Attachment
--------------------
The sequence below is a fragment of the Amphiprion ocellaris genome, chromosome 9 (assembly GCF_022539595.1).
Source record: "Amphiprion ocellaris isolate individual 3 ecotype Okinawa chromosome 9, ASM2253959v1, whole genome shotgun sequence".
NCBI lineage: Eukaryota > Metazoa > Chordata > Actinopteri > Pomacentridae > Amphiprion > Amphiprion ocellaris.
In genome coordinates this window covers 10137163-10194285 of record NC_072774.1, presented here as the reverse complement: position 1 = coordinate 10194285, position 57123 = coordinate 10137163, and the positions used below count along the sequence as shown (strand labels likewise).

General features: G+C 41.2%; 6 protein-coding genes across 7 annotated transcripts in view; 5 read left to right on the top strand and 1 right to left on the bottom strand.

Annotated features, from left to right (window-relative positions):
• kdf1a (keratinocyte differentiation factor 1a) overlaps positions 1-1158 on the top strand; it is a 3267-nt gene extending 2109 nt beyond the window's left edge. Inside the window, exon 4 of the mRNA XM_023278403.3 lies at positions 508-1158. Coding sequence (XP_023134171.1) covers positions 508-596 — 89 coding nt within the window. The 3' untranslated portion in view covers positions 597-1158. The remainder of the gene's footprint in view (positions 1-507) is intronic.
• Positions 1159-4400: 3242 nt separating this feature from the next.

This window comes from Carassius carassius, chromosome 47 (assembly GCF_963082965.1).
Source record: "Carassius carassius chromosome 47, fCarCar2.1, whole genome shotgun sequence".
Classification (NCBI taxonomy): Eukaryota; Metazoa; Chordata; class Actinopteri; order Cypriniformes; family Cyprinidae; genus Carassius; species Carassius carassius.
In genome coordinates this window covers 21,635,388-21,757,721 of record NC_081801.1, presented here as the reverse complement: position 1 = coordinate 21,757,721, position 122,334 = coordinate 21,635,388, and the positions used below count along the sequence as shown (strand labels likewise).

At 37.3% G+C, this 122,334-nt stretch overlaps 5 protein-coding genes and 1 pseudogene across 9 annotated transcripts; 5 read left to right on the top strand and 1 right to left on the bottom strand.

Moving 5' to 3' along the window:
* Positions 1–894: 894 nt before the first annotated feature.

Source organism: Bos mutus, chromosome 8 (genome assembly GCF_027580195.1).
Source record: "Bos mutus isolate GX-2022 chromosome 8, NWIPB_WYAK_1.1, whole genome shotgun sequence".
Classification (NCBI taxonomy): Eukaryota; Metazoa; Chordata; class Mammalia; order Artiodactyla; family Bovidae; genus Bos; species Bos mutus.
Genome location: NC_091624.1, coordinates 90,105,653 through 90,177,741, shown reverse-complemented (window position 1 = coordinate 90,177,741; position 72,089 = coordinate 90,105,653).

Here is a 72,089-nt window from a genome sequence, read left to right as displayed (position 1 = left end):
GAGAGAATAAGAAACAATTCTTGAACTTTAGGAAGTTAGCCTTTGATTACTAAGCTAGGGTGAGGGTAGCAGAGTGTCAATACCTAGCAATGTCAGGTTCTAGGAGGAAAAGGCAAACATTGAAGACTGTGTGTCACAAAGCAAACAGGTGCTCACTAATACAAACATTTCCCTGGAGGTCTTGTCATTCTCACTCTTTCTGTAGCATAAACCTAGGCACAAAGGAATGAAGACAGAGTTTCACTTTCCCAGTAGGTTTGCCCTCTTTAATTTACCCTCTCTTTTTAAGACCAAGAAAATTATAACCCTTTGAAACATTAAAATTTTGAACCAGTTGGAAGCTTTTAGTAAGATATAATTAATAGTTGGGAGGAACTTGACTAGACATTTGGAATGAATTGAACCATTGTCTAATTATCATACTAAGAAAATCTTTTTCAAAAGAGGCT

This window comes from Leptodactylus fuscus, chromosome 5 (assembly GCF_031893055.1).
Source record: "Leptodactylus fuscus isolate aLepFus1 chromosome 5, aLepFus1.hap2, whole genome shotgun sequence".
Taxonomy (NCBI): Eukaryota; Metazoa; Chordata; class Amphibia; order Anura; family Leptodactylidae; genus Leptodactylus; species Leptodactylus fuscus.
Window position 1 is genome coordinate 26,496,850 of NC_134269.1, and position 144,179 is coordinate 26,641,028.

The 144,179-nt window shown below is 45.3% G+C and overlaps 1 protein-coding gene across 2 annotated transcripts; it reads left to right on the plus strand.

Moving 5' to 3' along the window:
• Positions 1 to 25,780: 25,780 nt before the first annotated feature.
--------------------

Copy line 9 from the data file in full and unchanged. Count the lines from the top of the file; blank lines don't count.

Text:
This window comes from Carassius carassius, chromosome 47 (assembly GCF_963082965.1).